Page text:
(Reuters Health) Chlorthalidone-based treatment improves long-term outcomes associated with isolated systolic hypertension, especially among patients with diabetes, according to a report in the January 1st issue of the American Journal of Cardiology.
Despite their beneficial effects on hypertensive complications, diuretics have been associated with the development of diabetes, the authors explain. Whether diuretic therapy adversely affects morbidity and mortality among diabetics is controversial.
Dr. John B. Kostis from UMDNJ-Robert Wood Johnson Medical School, New Brunswick, New Jersey and colleagues in the Systolic Hypertension in the Elderly Program (SHEP) Collaborative Research Group examined the 14.3-year mortality rate associated with chlorthalidone or placebo treatment and the presence or development of diabetes.
Overall, the cardiovascular mortality rate was lower in the chlorthalidone group (19.0%) than in the placebo group (21.7%), the authors report, though mortality rates were higher among those who had diabetes at baseline and among those who developed diabetes while on diuretic therapy.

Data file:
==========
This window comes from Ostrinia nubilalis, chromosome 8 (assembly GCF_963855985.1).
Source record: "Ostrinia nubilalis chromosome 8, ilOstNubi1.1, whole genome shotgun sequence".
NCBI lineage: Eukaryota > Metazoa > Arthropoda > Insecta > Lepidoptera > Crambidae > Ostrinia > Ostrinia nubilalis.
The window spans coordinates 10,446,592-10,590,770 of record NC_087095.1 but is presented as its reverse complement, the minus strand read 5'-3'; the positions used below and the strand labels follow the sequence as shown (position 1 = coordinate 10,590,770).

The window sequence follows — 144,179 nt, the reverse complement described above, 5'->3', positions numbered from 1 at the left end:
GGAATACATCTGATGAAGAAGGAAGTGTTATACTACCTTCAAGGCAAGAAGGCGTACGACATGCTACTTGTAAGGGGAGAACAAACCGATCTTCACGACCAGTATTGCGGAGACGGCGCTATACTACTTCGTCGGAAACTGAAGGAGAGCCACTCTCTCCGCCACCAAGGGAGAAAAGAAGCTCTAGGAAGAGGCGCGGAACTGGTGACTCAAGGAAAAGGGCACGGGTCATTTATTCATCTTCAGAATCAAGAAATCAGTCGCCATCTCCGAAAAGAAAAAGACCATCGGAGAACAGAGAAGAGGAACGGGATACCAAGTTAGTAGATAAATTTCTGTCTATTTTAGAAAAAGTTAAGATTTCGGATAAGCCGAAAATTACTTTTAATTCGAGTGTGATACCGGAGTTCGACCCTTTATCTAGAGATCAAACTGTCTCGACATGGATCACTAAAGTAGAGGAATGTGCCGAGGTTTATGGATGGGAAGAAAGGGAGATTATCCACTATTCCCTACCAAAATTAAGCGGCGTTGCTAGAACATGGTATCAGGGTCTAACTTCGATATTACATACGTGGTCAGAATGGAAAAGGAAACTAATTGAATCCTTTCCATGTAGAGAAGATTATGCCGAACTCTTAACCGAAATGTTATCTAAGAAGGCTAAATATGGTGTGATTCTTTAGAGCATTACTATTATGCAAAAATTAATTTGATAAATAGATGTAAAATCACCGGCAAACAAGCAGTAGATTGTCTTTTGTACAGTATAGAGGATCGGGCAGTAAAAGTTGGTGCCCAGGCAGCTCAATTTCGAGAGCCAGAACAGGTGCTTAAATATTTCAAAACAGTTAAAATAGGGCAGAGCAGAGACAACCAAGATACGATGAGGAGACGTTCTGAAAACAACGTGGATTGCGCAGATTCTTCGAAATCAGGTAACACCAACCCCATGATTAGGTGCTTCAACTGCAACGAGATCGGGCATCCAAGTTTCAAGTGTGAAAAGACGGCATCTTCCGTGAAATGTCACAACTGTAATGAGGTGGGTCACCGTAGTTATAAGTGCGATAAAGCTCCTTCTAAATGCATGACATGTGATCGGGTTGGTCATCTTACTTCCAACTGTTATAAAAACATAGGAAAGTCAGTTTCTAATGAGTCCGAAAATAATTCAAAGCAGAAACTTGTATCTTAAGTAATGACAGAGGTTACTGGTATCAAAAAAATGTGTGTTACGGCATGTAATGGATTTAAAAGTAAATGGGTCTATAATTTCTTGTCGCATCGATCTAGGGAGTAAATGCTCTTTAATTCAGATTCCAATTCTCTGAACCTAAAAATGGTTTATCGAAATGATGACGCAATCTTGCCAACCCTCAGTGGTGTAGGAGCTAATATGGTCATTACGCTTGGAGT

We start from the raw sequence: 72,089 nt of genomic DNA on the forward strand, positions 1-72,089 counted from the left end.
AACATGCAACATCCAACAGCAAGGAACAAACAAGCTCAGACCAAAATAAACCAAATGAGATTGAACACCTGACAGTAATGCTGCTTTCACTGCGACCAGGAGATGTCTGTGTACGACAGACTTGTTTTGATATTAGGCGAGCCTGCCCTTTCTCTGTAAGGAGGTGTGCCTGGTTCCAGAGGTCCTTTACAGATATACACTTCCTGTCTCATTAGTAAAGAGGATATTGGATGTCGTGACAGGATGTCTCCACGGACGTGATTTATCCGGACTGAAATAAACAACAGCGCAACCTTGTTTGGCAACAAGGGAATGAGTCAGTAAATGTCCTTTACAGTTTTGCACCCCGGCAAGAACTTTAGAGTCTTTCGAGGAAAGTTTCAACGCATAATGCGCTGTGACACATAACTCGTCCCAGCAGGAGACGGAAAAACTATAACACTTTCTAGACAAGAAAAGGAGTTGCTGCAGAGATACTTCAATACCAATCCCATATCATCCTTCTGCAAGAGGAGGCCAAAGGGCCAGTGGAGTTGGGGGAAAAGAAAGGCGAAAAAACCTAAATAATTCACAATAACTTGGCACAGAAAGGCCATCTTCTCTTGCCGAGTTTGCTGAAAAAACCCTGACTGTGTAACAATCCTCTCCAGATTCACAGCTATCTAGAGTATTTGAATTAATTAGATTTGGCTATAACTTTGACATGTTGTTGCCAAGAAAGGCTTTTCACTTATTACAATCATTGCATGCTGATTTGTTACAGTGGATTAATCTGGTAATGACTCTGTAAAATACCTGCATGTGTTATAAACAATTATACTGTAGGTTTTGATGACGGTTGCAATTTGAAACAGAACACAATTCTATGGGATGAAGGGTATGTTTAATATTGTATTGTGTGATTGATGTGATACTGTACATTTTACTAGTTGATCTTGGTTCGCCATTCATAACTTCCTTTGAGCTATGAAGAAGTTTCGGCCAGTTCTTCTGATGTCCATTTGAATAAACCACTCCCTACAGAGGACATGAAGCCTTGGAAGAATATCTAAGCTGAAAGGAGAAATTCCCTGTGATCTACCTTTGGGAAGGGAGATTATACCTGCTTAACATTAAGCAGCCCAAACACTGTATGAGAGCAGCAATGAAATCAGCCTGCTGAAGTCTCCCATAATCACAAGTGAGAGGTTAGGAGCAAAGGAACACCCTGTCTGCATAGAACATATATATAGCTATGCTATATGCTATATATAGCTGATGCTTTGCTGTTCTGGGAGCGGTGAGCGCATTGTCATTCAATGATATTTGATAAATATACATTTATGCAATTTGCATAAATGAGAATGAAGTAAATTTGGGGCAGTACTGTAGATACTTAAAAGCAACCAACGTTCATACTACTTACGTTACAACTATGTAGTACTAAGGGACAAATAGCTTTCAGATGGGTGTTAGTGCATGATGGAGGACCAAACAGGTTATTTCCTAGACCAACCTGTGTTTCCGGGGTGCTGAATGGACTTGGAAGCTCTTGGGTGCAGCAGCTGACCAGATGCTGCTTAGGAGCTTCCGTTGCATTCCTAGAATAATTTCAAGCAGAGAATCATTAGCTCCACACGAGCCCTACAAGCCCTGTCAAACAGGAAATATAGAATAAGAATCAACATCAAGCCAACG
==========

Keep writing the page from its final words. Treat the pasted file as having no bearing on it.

Diabetic patients randomized to chlorthalidone treatment had overall mortality rates 20% lower than those in diabetic patients randomized to placebo, the report indicates. The beneficial effect of chlorthalidone treatment was more pronounced when cardiovascular mortality was considered.
Diabetes diagnosed during diuretic therapy was generally mild and not associated with a significant increase in overall or cardiovascular mortality, the results indicate.
Mortality rates did not differ significantly between the groups when only nondiabetic patients were considered, the researchers note. Moreover, mortality rates did not differ between chlorthalidone-plus-atenolol and chlorthalidone-alone groups regardless of diabetic status.
“These findings support the recommendations of the seventh report by the Joint National Committee of Prevention, Detection, Evaluation, and Treatment of High Blood Pressure, in which diuretics (in addition to beta-blockers, angiotensin-converting enzyme inhibitors, and calcium channel blockers) should be considered first-line therapy for hypertension, including in patients who have diabetes,” the authors conclude.
“Early control of blood pressure is very important,” Dr. Kostis told Reuters Health, “and diuretics have long-term beneficial effects.”
Am J Cardiol 2005;95:29-35.
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